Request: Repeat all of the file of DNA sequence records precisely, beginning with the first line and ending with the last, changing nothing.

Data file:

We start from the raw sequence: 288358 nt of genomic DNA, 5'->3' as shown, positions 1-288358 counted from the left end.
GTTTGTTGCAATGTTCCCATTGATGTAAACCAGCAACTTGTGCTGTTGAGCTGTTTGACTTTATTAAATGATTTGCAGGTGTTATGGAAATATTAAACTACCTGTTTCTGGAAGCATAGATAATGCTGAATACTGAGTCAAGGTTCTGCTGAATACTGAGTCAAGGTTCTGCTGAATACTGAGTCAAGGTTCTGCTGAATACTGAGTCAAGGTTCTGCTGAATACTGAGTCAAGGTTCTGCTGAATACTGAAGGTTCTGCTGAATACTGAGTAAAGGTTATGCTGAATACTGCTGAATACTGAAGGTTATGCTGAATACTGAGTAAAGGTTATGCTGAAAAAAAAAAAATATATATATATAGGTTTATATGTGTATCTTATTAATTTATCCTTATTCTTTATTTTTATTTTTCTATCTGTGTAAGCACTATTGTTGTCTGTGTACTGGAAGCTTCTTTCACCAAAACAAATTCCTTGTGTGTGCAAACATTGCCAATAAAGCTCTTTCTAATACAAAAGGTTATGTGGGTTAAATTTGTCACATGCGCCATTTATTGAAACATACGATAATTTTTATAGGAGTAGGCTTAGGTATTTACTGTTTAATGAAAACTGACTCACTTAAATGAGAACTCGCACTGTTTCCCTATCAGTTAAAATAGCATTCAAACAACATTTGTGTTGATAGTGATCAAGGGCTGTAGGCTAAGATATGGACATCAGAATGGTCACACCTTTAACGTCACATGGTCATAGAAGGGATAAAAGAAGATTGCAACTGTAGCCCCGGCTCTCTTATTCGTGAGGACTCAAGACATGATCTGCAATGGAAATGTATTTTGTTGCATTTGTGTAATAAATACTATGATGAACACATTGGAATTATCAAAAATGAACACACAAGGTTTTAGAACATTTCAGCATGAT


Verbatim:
We start from the raw sequence: 288358 nt of genomic DNA, 5'->3' as shown, positions 1-288358 counted from the left end.
GTTTGTTGCAATGTTCCCATTGATGTAAACCAGCAACTTGTGCTGTTGAGCTGTTTGACTTTATTAAATGATTTGCAGGTGTTATGGAAATATTAAACTACCTGTTTCTGGAAGCATAGATAATGCTGAATACTGAGTCAAGGTTCTGCTGAATACTGAGTCAAGGTTCTGCTGAATACTGAGTCAAGGTTCTGCTGAATACTGAGTCAAGGTTCTGCTGAATACTGAGTCAAGGTTCTGCTGAATACTGAAGGTTCTGCTGAATACTGAGTAAAGGTTATGCTGAATACTGCTGAATACTGAAGGTTATGCTGAATACTGAGTAAAGGTTATGCTGAAAAAAAAAAAATATATATATATAGGTTTATATGTGTATCTTATTAATTTATCCTTATTCTTTATTTTTATTTTTCTATCTGTGTAAGCACTATTGTTGTCTGTGTACTGGAAGCTTCTTTCACCAAAACAAATTCCTTGTGTGTGCAAACATTGCCAATAAAGCTCTTTCTAATACAAAAGGTTATGTGGGTTAAATTTGTCACATGCGCCATTTATTGAAACATACGATAATTTTTATAGGAGTAGGCTTAGGTATTTACTGTTTAATGAAAACTGACTCACTTAAATGAGAACTCGCACTGTTTCCCTATCAGTTAAAATAGCATTCAAACAACATTTGTGTTGATAGTGATCAAGGGCTGTAGGCTAAGATATGGACATCAGAATGGTCACACCTTTAACGTCACATGGTCATAGAAGGGATAAAAGAAGATTGCAACTGTAGCCCCGGCTCTCTTATTCGTGAGGACTCAAGACATGATCTGCAATGGAAATGTATTTTGTTGCATTTGTGTAATAAATACTATGATGAACACATTGGAATTATCAAAAATGAACACACAAGGTTTTAGAACATTTCAGCATGAT